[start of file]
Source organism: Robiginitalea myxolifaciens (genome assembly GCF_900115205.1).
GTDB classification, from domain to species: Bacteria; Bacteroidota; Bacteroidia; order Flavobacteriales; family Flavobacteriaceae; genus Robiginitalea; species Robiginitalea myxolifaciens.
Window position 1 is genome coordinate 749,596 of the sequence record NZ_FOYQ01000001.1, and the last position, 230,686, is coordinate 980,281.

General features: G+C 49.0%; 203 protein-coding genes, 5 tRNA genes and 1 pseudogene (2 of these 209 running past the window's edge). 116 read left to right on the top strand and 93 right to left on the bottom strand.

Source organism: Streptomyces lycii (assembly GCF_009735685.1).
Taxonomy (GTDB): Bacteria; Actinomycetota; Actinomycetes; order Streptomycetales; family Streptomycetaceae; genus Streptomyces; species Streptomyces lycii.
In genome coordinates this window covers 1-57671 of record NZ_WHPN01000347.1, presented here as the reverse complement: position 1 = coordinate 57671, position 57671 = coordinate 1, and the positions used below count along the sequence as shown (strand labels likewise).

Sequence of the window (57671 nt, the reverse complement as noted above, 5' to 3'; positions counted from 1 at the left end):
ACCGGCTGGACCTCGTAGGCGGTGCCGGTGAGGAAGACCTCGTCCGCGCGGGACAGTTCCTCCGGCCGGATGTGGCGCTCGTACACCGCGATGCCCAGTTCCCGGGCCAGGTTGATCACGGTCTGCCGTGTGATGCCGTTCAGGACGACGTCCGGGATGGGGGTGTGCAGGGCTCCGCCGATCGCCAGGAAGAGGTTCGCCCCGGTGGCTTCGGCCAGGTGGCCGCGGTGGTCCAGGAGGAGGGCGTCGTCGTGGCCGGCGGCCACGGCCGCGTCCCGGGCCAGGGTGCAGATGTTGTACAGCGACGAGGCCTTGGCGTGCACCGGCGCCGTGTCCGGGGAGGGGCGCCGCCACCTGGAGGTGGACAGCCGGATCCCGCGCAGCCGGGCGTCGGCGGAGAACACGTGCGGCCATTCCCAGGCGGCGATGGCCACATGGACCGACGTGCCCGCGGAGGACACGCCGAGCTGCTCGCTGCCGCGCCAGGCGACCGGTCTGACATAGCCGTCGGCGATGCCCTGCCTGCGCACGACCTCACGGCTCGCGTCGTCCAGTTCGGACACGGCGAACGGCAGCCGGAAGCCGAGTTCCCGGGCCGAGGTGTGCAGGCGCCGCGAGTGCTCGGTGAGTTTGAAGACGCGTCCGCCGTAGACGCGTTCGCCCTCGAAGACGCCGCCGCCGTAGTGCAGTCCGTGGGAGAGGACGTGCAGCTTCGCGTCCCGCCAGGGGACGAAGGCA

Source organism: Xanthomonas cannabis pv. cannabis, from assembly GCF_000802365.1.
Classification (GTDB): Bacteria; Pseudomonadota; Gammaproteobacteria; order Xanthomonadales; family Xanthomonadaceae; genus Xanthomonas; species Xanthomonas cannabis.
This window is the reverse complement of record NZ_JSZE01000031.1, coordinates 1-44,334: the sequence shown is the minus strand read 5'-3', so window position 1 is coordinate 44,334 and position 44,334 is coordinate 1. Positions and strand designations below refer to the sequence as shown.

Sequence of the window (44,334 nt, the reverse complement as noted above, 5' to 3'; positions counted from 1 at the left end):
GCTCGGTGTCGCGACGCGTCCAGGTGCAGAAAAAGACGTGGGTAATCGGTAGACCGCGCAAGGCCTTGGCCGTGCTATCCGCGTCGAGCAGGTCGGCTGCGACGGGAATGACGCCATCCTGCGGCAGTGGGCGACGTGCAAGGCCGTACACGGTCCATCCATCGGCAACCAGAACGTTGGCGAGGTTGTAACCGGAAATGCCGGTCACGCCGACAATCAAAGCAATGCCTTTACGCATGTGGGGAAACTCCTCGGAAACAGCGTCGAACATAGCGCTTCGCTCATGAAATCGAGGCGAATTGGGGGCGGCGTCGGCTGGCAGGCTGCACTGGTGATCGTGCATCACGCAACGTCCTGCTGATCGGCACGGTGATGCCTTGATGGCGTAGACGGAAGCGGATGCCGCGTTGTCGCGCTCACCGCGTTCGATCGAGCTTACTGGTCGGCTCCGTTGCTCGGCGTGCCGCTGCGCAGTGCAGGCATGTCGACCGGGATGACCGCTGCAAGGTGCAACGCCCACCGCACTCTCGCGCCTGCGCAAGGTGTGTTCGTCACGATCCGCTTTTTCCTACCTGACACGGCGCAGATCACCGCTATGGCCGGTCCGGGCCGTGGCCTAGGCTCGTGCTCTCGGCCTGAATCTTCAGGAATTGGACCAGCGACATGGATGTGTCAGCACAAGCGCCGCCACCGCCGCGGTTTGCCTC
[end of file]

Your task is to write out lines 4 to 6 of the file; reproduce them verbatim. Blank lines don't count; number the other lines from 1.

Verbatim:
General features: G+C 49.0%; 203 protein-coding genes, 5 tRNA genes and 1 pseudogene (2 of these 209 running past the window's edge). 116 read left to right on the top strand and 93 right to left on the bottom strand.

Source organism: Streptomyces lycii (assembly GCF_009735685.1).
Taxonomy (GTDB): Bacteria; Actinomycetota; Actinomycetes; order Streptomycetales; family Streptomycetaceae; genus Streptomyces; species Streptomyces lycii.